Emor: How To Approach The Omer

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The psukim say: “You shall count for yourselves – from the morrow of the rest day, from the day when you bring the Omer of the waving – seven weeks, they shall be complete. Until the morrow of the seventh week you shall count fifty days and you shall offer a new meal offering to Hashem” (Vayikra 23:15-16)

A very appropriate subject for the time we are in, and I wanted to look at a few approaches which can give a broader understanding to this mitzvah, that may not be what one would typically associate the mitzvah with.

1) Rabbi Akiva’s students. The Gemara (Yevamot 62b) tells us that Rabbi Akiva’s students died because they did not treat each other with respect. This is probably the most traditional and well-known approach to understanding the first half of Sefirat HaOmer and it’s prohibitions set because this is a time of mourning. There is also a message from this to treat people with respect, which we uncovered in last weeks parsha.

If we read the psukim again, we need to understand that this mitzvah is a lot more than Rabbi Akiva’s students. The Omer period is definitely about working on ourselves, but it is also counting from Pesach to Shavuot. So, let’s take our approaches a bit further.

2) From Shir HaShirim to Megillat Reut. At the end of Pesach we read the Megillah of Shir HaShirim. This is about a love story which goes to failure, and that is reflected by the nature described in the story. The fig trees are green (Shir HaShirim 2:13) which means they aren’t very ripe and in process. There are no grapes, only a scent of them. This is symbolic of a few things. At this time of the year, we are counting the Omer in order to ripen ourselves as human beings, ripen what we want to improve for ourselves as we count up in days, and we count up in days to a field which is cut and harvested perfectly. That is perfect nature. What else is perfect nature? Torah! We are counting up for things to ripen in our lives so that we can get to a piece of clarity and perfect nature of receiving the Torah, reflected by the scenes of perfect harvest in Megillat Reut which we read on Shavuot. Megillat Reut is also about redemption and geulah, and so once again, we have another great message which is that we can ripen towards reaching geulah, seeing the birth of Moshiach. This is one approach to counting the Omer. Ripening ourselves to reach that perfect state and relationship on Shavuot.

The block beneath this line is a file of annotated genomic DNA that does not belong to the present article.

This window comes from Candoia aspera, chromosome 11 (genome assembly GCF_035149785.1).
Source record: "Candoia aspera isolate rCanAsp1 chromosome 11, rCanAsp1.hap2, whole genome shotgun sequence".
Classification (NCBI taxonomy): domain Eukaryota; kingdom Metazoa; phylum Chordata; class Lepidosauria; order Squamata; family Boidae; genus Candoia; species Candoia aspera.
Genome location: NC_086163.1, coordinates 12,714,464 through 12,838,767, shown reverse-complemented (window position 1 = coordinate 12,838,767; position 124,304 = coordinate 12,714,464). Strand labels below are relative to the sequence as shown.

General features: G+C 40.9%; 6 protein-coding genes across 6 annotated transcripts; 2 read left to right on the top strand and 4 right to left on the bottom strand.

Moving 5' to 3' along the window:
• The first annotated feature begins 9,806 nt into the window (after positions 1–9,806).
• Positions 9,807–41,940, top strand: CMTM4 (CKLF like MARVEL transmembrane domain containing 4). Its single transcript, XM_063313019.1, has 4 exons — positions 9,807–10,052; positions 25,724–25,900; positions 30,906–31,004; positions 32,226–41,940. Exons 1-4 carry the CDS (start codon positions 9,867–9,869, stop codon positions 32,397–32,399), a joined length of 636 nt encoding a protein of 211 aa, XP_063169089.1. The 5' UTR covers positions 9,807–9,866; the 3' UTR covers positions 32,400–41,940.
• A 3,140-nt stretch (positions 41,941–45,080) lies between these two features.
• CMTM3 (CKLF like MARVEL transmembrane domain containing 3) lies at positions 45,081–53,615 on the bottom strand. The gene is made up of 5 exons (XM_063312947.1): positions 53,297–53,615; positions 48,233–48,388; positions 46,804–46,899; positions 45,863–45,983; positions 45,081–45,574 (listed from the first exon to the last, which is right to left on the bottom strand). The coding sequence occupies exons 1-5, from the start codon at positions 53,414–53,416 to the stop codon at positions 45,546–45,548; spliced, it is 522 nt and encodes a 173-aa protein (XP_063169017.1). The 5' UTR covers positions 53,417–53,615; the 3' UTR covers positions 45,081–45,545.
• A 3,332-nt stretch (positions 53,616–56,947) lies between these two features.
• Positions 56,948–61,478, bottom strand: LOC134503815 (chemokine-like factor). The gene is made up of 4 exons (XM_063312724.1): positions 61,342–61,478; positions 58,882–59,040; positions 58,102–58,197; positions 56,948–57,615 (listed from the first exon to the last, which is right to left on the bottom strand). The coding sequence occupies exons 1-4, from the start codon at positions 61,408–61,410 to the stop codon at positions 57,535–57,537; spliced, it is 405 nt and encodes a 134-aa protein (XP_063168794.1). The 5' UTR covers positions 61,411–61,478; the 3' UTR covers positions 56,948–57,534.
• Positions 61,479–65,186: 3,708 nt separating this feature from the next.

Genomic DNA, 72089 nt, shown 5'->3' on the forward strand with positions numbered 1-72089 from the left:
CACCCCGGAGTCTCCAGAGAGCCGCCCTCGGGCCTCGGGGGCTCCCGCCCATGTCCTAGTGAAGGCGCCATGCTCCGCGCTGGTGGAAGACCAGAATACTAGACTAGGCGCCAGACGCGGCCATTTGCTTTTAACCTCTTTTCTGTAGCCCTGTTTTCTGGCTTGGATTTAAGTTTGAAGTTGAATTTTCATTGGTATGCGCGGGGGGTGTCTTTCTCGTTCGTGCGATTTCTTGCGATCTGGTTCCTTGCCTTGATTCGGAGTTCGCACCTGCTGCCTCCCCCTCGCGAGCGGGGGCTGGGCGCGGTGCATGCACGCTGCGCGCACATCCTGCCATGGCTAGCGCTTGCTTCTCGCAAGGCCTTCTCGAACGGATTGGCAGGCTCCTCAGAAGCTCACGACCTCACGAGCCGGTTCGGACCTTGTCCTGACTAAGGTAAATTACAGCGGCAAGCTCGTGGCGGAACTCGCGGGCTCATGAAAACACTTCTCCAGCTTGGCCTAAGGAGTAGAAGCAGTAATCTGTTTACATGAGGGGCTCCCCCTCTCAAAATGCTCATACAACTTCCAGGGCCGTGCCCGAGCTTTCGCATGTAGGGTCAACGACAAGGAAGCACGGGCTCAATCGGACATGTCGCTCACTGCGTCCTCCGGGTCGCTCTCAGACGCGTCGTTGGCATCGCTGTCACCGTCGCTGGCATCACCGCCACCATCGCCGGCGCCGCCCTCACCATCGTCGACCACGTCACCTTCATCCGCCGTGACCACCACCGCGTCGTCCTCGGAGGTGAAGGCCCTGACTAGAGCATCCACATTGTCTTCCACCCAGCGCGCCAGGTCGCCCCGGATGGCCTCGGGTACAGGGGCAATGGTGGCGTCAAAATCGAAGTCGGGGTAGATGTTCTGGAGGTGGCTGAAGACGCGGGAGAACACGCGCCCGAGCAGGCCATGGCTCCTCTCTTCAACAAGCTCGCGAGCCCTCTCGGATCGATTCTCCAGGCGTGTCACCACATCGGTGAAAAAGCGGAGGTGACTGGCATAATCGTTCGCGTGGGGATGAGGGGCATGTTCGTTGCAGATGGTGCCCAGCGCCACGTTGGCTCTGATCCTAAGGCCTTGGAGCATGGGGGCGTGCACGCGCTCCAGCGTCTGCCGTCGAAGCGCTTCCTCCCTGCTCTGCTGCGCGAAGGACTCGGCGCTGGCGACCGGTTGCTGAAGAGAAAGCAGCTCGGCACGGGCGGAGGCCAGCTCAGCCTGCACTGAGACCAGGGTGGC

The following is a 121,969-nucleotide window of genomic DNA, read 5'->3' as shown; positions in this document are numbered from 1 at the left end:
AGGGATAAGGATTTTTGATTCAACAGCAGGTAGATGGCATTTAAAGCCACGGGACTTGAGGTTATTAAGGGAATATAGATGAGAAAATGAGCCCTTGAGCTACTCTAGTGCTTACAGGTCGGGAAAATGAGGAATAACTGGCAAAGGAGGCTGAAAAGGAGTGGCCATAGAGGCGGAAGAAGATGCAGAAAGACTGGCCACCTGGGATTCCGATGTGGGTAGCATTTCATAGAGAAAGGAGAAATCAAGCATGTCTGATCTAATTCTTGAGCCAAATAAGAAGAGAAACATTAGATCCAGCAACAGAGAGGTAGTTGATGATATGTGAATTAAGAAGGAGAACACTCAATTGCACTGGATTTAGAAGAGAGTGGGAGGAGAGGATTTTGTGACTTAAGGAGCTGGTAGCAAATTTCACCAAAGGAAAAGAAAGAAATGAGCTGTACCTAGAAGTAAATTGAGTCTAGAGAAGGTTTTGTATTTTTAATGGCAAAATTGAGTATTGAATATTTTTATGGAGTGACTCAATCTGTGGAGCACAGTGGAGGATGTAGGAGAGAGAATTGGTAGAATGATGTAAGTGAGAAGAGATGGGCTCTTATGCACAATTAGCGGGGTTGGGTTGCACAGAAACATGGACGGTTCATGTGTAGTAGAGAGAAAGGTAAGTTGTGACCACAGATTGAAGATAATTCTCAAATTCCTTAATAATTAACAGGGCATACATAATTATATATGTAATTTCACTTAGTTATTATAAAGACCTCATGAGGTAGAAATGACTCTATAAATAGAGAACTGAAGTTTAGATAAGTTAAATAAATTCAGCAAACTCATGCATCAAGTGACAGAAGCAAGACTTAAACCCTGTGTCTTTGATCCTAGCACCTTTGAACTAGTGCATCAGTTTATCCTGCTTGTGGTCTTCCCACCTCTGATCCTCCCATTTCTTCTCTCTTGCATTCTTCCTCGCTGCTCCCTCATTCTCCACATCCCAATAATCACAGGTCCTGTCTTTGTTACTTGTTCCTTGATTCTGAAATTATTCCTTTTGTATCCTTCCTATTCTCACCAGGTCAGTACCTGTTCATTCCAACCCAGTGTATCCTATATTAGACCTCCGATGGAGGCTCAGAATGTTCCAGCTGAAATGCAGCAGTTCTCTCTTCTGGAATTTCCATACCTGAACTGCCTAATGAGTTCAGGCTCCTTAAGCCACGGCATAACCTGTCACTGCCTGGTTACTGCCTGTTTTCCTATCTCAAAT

3) Yaakov’s Dream. The time of Sefirat HaOmer is about us climbing our own ladder to reach something greater, which of course is Torah on Shavuot, and part of that climb is about working on ourselves and looking for ways to be the best versions of ourselves. We climb our own ladder aiming to get closer to God and eventually get to Har Sinai, which is similarly established in the Midrash on the subject of Yaakov’s dream. The midrash tells us that Har Sinai was connecting Heaven and Earth on this ladder. Yaakov obtained a lot of Torah ‘in that place’ (Bereishit 28:11) before the dream which led to Sinai. Isn’t it interesting to picture this as something we are doing right now in our own lives and how we should approach the Omer? Because right now we are trying to grow through obtaining as much learning as we can to work on ourselves, and we climb the ladder which (hopefully) leads to Har Sinai too! Furthermore, when Yaakov awoke from his dream, he said “surely God is present in this place, and I did not know!” (Bereishit 28:16). Yaakov was able to get close to God and God illuminated Yaakov with His presence. We too are supposed to come closer to God as we strive to get to Har Sinai on Shavuot and find that connection as we climb our own ladder.

As we travel through the Omer period, let us take these approaches and allow them to help us ripen as human beings, and grow as human beings in a way that connects us between the seven weeks of Pesach leading into Shavuot.

About the Author
Darcey is a student from London who attended Midreshet Harova in the Old City of Jerusalem. She invests much of her time in Torah education.
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